Monday, October 22, 2007

In Which I Try to Debate Paul Krugman and Alan Greenspan at the same time.

I do have Hank Paulson on my side, but I think I might be right anyway.

Paul Krugman is unimpressed by

the rescue plan proposed by a group of large banks, with Mr. Paulson’s backing.

Right now the bleeding edge of the crisis in confidence involves worries that there may be large losses hidden inside so-called “structured investment vehicles” — basically hedge funds that borrow from the public and invest the proceeds in mortgage-backed securities. The new plan would create a “super-fund,” the Master Liquidity Enhancement Conduit, which would seek to restore confidence by, um, borrowing from the public and investing the proceeds in mortgage-backed securities.

The plan, in other words, looks like an attempt to solve the problem with smoke and mirrors.


One kvetch. To me a "hedge fund" which borrows "from the public" is a contradiction in terms. Hedge funds are not subject to banking regulations, because they don't borrow from the public. IIRC the minimum investment in a hedge fund is $ 100 million which means they borrow only from the really rich public. Generally hedge fund investors are other institutions.

Krugman argues that the problem is that people will default on mortgages and the super fund will simply hide the fact that securities backed by those mortgages are no good by trying to drive up the price. If this is going on, it won't work and, being an effort to hide the problem will reduce confidence in the financial system.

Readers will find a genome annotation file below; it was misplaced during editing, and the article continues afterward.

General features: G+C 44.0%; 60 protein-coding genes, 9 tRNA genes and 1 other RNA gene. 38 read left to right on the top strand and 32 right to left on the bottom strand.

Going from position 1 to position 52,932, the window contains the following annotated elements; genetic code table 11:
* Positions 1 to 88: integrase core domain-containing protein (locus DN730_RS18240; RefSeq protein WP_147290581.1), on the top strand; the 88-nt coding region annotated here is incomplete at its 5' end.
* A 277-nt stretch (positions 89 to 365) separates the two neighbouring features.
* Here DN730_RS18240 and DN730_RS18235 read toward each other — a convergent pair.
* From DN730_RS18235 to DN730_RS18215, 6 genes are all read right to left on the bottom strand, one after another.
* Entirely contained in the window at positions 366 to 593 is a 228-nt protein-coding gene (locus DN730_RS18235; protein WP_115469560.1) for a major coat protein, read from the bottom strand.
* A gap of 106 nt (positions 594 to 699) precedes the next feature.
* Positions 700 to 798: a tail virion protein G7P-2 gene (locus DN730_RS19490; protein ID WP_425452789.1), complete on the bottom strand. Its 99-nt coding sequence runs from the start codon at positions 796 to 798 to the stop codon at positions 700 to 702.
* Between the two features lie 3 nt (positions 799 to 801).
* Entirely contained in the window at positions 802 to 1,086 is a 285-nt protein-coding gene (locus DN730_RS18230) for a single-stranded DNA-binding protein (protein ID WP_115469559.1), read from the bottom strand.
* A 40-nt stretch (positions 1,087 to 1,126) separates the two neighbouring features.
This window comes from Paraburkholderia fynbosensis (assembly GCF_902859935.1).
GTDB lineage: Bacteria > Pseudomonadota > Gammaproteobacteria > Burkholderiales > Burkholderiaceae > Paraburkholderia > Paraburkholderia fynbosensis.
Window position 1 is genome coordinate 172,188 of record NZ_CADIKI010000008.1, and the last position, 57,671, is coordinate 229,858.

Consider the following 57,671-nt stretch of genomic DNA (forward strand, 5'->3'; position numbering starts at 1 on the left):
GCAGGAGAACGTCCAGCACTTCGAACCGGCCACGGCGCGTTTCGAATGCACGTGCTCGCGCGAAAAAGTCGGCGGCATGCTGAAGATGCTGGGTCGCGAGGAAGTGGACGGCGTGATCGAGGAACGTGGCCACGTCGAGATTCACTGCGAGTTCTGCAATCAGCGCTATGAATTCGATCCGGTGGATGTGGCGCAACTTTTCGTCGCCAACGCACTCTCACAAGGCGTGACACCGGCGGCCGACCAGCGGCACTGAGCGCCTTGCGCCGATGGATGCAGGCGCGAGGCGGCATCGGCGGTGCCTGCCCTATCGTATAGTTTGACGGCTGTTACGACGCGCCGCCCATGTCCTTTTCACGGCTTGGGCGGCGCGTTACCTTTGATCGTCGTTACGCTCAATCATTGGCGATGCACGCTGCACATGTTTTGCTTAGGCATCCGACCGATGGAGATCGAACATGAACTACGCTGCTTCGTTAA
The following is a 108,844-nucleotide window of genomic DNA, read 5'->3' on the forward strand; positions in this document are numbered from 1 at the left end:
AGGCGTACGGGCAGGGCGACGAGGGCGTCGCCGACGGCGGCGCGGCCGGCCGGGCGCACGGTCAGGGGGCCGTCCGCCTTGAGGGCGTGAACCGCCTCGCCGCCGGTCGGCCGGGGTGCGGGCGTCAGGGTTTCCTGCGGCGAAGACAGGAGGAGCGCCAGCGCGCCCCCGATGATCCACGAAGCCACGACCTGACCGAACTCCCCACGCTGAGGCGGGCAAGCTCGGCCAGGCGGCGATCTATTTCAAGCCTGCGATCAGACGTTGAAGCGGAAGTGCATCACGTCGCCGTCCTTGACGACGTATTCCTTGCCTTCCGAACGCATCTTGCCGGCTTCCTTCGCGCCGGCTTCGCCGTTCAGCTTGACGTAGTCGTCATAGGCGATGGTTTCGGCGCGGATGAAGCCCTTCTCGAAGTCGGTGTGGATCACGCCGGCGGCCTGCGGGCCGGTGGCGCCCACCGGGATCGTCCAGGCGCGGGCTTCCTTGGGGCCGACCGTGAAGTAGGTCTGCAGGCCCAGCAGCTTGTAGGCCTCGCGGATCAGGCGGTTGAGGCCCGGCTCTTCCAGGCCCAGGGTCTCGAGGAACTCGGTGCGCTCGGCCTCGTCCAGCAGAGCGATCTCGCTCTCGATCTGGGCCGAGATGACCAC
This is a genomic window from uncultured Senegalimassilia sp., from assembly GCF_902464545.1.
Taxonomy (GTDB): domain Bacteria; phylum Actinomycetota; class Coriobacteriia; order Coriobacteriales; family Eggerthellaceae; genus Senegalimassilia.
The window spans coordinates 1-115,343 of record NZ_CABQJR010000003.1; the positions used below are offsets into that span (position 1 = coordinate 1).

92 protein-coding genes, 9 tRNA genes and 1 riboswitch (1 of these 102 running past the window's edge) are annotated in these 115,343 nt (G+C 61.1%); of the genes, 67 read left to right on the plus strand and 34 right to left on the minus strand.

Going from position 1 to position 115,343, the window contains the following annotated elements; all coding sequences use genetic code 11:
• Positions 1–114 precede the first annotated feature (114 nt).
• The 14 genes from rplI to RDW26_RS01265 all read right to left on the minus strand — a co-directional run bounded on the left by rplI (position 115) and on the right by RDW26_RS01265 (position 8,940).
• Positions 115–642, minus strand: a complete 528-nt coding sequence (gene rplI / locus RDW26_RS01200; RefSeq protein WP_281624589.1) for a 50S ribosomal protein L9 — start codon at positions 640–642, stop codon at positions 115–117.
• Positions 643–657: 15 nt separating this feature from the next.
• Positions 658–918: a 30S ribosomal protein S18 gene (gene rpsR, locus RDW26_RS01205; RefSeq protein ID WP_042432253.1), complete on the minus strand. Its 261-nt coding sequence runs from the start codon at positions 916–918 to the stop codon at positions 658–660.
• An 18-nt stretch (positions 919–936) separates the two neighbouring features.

Ah yes I remember that argument. It has often been applied to bank bailouts. The idea is that banks fail because they are insolvent (can't ever pay off their liabilities) and that, given the way savers rationally reason, illiquid banks (which can't pay depositors right now) are usually insolvent. Thus a loan to keep a bank open is just smoke and mirrors as it replaces debt to depositors with debt to the trick scheme that temporarily hides the insolvency of the bank.

That tricky scheme is called the federal reserve system and the head conspirator was for years Alan Greenspan.

Sensible people agree that solvent banks can easily be illiquid because the prophecy that their will be a run on a bank is self fulfilling. Thus a lender of last resort prevents bank failures even if it rarely lends. It's existence is enough to prevent bank runs.

Thus Krugman is essentially arguing that the analogies between “structured investment vehicles” and banks and between their current troubles and bank runs are bogus. Otherwise he would conclude that the federal reserve system is just smoke and mirrors and should be eliminated or he would have to explain what is the difference.

I conclude that Paul Krugman thinks there is no need to respond to the arguments of for people like Paul Krugman.

Either it's like a banking panic or it isn't and I don't need a Clark medal to manage that reasoning.

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